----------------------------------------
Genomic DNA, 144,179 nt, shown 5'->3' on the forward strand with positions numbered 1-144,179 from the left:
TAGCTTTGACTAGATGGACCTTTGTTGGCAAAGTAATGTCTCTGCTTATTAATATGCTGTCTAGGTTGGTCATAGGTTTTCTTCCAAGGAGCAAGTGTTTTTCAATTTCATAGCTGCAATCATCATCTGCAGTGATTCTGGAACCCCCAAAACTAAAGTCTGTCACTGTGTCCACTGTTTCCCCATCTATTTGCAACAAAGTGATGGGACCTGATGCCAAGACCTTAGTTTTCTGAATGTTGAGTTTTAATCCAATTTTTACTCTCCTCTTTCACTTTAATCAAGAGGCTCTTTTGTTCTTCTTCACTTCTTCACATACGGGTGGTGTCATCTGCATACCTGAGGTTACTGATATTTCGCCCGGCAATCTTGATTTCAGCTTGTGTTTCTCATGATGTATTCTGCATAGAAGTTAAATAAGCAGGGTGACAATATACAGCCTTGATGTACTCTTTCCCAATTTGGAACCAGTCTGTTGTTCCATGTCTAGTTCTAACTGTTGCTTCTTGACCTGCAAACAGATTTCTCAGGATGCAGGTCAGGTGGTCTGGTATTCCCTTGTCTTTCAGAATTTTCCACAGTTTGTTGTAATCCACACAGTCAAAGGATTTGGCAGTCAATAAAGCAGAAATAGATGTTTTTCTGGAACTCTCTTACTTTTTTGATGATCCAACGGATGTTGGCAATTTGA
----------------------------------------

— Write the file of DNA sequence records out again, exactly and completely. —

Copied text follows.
Genomic DNA, 144,179 nt, shown 5'->3' on the forward strand with positions numbered 1-144,179 from the left:
TAGCTTTGACTAGATGGACCTTTGTTGGCAAAGTAATGTCTCTGCTTATTAATATGCTGTCTAGGTTGGTCATAGGTTTTCTTCCAAGGAGCAAGTGTTTTTCAATTTCATAGCTGCAATCATCATCTGCAGTGATTCTGGAACCCCCAAAACTAAAGTCTGTCACTGTGTCCACTGTTTCCCCATCTATTTGCAACAAAGTGATGGGACCTGATGCCAAGACCTTAGTTTTCTGAATGTTGAGTTTTAATCCAATTTTTACTCTCCTCTTTCACTTTAATCAAGAGGCTCTTTTGTTCTTCTTCACTTCTTCACATACGGGTGGTGTCATCTGCATACCTGAGGTTACTGATATTTCGCCCGGCAATCTTGATTTCAGCTTGTGTTTCTCATGATGTATTCTGCATAGAAGTTAAATAAGCAGGGTGACAATATACAGCCTTGATGTACTCTTTCCCAATTTGGAACCAGTCTGTTGTTCCATGTCTAGTTCTAACTGTTGCTTCTTGACCTGCAAACAGATTTCTCAGGATGCAGGTCAGGTGGTCTGGTATTCCCTTGTCTTTCAGAATTTTCCACAGTTTGTTGTAATCCACACAGTCAAAGGATTTGGCAGTCAATAAAGCAGAAATAGATGTTTTTCTGGAACTCTCTTACTTTTTTGATGATCCAACGGATGTTGGCAATTTGA